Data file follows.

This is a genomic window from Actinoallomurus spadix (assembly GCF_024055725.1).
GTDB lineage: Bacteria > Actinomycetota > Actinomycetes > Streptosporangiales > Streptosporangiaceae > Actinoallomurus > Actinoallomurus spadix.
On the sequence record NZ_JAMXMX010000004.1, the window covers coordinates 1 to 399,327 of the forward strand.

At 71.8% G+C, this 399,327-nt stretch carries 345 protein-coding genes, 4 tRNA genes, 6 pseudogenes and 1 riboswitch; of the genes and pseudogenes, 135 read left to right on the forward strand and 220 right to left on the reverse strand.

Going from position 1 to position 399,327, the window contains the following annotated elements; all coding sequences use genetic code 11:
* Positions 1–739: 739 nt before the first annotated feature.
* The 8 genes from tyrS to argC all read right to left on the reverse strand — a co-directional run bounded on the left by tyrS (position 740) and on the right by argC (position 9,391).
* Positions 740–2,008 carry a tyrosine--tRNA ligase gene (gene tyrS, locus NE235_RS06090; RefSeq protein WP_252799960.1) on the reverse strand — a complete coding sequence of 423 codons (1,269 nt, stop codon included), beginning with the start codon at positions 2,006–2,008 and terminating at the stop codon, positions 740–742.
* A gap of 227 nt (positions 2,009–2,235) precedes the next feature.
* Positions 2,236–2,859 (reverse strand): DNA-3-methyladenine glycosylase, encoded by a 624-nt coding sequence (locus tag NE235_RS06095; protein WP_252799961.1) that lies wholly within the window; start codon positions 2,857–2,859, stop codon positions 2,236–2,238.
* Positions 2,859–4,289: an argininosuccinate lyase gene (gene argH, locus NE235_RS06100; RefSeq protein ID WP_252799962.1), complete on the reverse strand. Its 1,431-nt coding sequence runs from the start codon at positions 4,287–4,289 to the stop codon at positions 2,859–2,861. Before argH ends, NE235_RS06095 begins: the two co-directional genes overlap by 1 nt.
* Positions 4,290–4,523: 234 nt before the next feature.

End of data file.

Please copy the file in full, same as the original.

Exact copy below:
This is a genomic window from Actinoallomurus spadix (assembly GCF_024055725.1).
GTDB lineage: Bacteria > Actinomycetota > Actinomycetes > Streptosporangiales > Streptosporangiaceae > Actinoallomurus > Actinoallomurus spadix.
On the sequence record NZ_JAMXMX010000004.1, the window covers coordinates 1 to 399,327 of the forward strand.

At 71.8% G+C, this 399,327-nt stretch carries 345 protein-coding genes, 4 tRNA genes, 6 pseudogenes and 1 riboswitch; of the genes and pseudogenes, 135 read left to right on the forward strand and 220 right to left on the reverse strand.

Going from position 1 to position 399,327, the window contains the following annotated elements; all coding sequences use genetic code 11:
* Positions 1–739: 739 nt before the first annotated feature.
* The 8 genes from tyrS to argC all read right to left on the reverse strand — a co-directional run bounded on the left by tyrS (position 740) and on the right by argC (position 9,391).
* Positions 740–2,008 carry a tyrosine--tRNA ligase gene (gene tyrS, locus NE235_RS06090; RefSeq protein WP_252799960.1) on the reverse strand — a complete coding sequence of 423 codons (1,269 nt, stop codon included), beginning with the start codon at positions 2,006–2,008 and terminating at the stop codon, positions 740–742.
* A gap of 227 nt (positions 2,009–2,235) precedes the next feature.
* Positions 2,236–2,859 (reverse strand): DNA-3-methyladenine glycosylase, encoded by a 624-nt coding sequence (locus tag NE235_RS06095; protein WP_252799961.1) that lies wholly within the window; start codon positions 2,857–2,859, stop codon positions 2,236–2,238.
* Positions 2,859–4,289: an argininosuccinate lyase gene (gene argH, locus NE235_RS06100; RefSeq protein ID WP_252799962.1), complete on the reverse strand. Its 1,431-nt coding sequence runs from the start codon at positions 4,287–4,289 to the stop codon at positions 2,859–2,861. Before argH ends, NE235_RS06095 begins: the two co-directional genes overlap by 1 nt.
* Positions 4,290–4,523: 234 nt before the next feature.